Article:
3. Swap negativity for neutrality: The best way to combat negative self-talk is to neutralize it. How can you shift your negative thoughts into more objective, neutral ideas? For instance, negative self-talk might be that you ‘hate’ doing a certain task. But a more neutral thought would eliminate the negative power by stating you dislike doing the task instead.
  4. Cross-examine yourself: Pretend your inner self is on the stand. Now imagine your inner self as being your best friend or colleague. What would you say and how would you cross-examine them? Remember, you would never speak to your best friend or colleague the same way you talk to yourself.

If it’s enabled, negative self-talk can be very hurtful and demeaning, so it’s important to keep your perspective in check.

Unveil Your Inner Saboteurs

Negative thoughts and feelings are often derived from your personal saboteurs—a term used to describe the mental and emotional patterns that dictate your decisions. Saboteurs often begin as a means of protection during childhood—usually arriving as an aid against real and imagined threats to your physical and emotional self.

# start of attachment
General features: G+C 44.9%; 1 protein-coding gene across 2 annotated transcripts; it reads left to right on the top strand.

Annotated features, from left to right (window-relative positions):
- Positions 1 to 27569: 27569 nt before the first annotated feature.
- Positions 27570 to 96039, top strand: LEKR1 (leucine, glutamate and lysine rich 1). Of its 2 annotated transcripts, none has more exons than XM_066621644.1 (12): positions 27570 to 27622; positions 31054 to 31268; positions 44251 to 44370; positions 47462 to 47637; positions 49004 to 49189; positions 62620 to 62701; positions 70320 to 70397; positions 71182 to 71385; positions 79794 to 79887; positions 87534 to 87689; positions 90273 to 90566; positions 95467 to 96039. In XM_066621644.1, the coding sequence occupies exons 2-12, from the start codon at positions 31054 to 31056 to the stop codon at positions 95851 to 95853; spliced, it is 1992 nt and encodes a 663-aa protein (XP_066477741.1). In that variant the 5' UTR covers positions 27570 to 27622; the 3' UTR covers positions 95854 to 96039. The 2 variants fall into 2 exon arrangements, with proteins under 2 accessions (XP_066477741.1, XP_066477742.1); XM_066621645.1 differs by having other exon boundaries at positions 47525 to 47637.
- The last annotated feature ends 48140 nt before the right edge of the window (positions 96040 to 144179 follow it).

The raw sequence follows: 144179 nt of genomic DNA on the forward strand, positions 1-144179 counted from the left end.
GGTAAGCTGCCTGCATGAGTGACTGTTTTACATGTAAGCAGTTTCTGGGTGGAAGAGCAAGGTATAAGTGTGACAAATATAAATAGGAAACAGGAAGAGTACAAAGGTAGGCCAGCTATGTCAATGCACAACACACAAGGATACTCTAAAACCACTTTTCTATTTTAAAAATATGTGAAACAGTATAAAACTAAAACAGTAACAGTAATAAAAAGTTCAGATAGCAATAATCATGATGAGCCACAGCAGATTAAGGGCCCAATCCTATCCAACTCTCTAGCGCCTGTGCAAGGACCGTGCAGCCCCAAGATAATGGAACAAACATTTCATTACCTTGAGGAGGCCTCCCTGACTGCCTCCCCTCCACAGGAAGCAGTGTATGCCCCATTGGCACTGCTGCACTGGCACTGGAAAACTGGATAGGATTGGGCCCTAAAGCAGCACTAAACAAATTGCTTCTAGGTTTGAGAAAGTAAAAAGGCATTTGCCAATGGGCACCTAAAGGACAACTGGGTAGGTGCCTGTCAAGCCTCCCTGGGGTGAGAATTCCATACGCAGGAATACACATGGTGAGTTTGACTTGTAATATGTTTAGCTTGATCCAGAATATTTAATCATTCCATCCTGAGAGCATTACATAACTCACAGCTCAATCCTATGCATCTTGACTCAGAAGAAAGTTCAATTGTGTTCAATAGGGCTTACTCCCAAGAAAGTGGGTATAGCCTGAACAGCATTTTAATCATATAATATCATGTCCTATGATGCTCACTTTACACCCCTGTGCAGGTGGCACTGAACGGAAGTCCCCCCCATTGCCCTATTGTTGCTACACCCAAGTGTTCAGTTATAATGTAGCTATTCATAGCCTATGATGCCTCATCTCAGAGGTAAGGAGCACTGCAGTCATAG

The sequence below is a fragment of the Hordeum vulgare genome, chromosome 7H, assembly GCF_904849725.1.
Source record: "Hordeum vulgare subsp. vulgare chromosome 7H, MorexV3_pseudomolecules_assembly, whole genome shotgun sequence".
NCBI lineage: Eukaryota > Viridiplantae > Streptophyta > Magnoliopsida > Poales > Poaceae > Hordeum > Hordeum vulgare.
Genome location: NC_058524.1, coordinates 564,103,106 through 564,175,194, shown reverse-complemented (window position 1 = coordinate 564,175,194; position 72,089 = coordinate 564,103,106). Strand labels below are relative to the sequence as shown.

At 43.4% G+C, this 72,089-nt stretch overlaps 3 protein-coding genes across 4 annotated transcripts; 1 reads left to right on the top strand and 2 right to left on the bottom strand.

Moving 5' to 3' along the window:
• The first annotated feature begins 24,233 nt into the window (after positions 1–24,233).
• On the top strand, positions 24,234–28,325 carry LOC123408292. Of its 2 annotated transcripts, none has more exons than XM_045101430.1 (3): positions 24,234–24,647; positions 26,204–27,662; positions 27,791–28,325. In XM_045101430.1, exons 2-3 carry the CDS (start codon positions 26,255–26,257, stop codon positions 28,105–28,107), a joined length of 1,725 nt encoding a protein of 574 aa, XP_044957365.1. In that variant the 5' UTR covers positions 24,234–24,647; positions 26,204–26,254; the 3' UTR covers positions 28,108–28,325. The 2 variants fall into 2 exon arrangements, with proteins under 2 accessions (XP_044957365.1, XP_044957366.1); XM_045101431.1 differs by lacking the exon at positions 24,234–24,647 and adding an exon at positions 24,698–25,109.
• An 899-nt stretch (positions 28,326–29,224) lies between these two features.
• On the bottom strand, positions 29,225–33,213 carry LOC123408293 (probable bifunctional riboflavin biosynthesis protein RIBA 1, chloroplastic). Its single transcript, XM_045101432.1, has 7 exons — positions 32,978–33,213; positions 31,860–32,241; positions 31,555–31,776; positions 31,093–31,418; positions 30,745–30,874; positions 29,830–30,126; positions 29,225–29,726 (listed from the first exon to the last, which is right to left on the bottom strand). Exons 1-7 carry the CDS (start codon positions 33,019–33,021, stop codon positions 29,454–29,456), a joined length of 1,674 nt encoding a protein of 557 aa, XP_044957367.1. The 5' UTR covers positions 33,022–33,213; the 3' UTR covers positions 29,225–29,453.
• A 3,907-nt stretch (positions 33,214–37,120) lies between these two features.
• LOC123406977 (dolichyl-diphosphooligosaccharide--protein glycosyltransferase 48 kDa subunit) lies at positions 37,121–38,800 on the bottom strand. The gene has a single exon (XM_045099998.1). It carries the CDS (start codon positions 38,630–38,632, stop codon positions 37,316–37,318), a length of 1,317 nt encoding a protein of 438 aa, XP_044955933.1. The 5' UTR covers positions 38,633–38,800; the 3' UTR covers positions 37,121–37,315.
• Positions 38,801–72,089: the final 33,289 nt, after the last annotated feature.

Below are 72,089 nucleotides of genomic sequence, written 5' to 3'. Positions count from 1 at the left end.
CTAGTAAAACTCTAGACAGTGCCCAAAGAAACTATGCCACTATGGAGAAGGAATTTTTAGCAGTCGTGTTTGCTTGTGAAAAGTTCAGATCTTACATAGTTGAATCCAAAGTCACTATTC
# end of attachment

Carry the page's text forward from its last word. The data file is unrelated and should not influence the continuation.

As you grow and no longer need the defense mechanism, your personal saboteurs become little monsters inside your head and cause negative consequences.

For example, Positive Intelligence says “The Judge” (also known as the master saboteur) is universal and affects everyone. This saboteur is the one that beats you up repeatedly over mistakes or shortcomings. On its “good” side, it is meant to warn you about future risks or alert you to danger. But if The Judge saboteur is left without boundaries, it can influence your other saboteurs, increase your stress and happiness, and reduce your overall effectiveness.